|German TLR ( )|
|35 mm||Contaflex | Flexilette | Optima Reflex|
|4×4||Baby Rolleiflex (1931) | Baby Rolleiflex (1957) | Karma-Flex|
|6×6||Altiflex | Amplion Reflex | Brillant | Flektar | Flexo | Flexora | Flexora II | Flexora III | Foth-Flex | Ikoflex 1 | Ikoflex II | Ikoflex Ia | Ikoflex Ic Ikoflex Favorit | Karma-Flex | Mentorett | Montiflex | Peerflekta | Perfekta | Photina Reflex | Plascaflex | Reflecta | Reflekta | Reflekta II | Rica Flex | Rocca Automatic | Rocca Super Reflex | Rolleiflex | Rolleicord | Rollop | Superb | Superflex | Trumpfreflex | Vitaflex | Weltaflex | Wirgin Reflex|
The 1936 Mentorett is a twin-lens reflex made by Goltz & Breutmann/Mentor in Dresden. A remarkable feature of the Mentorett (as of the Foth-flex) is the focal plane shutter. Focal plane shutters are uncommon in TLRs. Fifty-five thousand units were made of this camera, but nowadays it is considered rare.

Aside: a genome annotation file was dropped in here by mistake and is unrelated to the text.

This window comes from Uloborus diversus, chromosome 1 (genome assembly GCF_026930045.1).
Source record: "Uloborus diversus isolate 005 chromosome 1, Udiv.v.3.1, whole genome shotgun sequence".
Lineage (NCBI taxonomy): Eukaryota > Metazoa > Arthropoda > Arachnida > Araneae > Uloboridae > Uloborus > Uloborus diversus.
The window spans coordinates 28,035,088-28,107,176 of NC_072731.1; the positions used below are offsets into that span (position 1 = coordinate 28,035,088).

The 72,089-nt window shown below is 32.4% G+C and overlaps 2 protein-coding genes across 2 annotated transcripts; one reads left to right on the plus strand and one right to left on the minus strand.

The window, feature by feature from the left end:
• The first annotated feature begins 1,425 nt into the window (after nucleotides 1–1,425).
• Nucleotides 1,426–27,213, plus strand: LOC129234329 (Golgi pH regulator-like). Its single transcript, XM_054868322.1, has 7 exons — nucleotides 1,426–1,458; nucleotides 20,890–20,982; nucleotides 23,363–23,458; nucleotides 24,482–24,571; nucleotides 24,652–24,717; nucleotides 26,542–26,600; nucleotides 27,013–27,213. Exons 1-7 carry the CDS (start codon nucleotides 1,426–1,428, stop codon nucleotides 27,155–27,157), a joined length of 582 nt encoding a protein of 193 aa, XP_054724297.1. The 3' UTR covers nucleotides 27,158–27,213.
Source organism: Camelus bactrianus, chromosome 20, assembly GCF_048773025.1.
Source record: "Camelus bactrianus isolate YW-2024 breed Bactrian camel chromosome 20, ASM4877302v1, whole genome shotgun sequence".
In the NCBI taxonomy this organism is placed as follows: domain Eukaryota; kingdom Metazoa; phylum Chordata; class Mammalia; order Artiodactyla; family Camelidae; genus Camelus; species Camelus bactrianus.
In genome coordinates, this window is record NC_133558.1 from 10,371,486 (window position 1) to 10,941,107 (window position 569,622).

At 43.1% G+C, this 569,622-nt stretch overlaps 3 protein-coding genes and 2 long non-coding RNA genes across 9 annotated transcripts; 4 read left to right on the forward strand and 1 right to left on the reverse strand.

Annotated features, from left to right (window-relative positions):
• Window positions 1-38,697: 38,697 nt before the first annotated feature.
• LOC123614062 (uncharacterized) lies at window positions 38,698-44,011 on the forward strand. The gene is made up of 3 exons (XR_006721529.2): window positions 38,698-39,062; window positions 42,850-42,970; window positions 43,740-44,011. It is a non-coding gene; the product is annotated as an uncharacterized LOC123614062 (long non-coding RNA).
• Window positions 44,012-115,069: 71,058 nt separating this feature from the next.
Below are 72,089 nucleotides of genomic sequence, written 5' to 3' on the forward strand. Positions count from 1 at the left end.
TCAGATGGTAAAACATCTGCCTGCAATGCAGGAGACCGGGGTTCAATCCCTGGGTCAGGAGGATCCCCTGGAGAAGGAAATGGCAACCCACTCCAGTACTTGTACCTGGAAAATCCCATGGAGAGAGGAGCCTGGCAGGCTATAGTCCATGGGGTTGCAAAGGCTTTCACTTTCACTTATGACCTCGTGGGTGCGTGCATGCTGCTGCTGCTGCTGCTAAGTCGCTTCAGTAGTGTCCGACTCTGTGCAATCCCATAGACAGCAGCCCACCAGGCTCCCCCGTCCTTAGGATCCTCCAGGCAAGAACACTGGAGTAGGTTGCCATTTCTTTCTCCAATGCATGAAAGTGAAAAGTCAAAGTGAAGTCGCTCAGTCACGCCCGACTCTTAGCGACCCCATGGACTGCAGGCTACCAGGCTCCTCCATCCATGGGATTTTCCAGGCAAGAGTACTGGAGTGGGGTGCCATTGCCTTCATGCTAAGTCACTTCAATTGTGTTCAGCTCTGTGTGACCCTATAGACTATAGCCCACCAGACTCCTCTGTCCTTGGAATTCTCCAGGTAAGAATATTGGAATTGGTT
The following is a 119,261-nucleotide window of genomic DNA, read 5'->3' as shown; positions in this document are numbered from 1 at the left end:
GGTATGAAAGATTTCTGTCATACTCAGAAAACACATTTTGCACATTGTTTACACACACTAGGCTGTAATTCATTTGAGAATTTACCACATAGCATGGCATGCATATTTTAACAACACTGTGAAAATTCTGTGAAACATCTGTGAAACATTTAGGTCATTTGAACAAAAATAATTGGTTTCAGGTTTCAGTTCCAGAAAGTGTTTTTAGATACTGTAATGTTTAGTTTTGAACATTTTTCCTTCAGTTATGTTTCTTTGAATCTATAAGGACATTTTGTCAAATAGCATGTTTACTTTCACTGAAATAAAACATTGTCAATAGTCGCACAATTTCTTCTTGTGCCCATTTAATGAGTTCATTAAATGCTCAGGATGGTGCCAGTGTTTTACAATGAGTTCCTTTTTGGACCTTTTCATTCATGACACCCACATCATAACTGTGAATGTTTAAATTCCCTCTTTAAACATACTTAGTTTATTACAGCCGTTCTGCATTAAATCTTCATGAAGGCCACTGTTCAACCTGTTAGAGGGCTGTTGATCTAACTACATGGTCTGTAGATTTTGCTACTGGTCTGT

The Mentorett has two Mentor-Special 7.5cm f/3.5 lenses. It takes 120 film and makes 6×6 negatives. The shutter has speeds from 1/15 to 1/600s. It has an automatic frame counter.
Apart from the focal plane shutter, its most significant detail is the lever that serves as film advance lever, shutter cocking device and shutter release in one. With this feature it is possible to shoot rapidly. Its unusual waist level finder is made of leather and protected by a metal hood. Its most advanced characteristic is the aperture coupling of the taking and viewing lenses, providing a depth-of-field preview in the finder..
- McKeown 10th ed., p 220; The Hove International Blue book, 14th ed, p396: R4*, On a scale from R1(common) to R5(very difficult to locate), This one is R4; "Much more difficult to locate and will involve more time and certainly more cost". (than R3*)
- The Hove International Blue book, 14th ed, p 396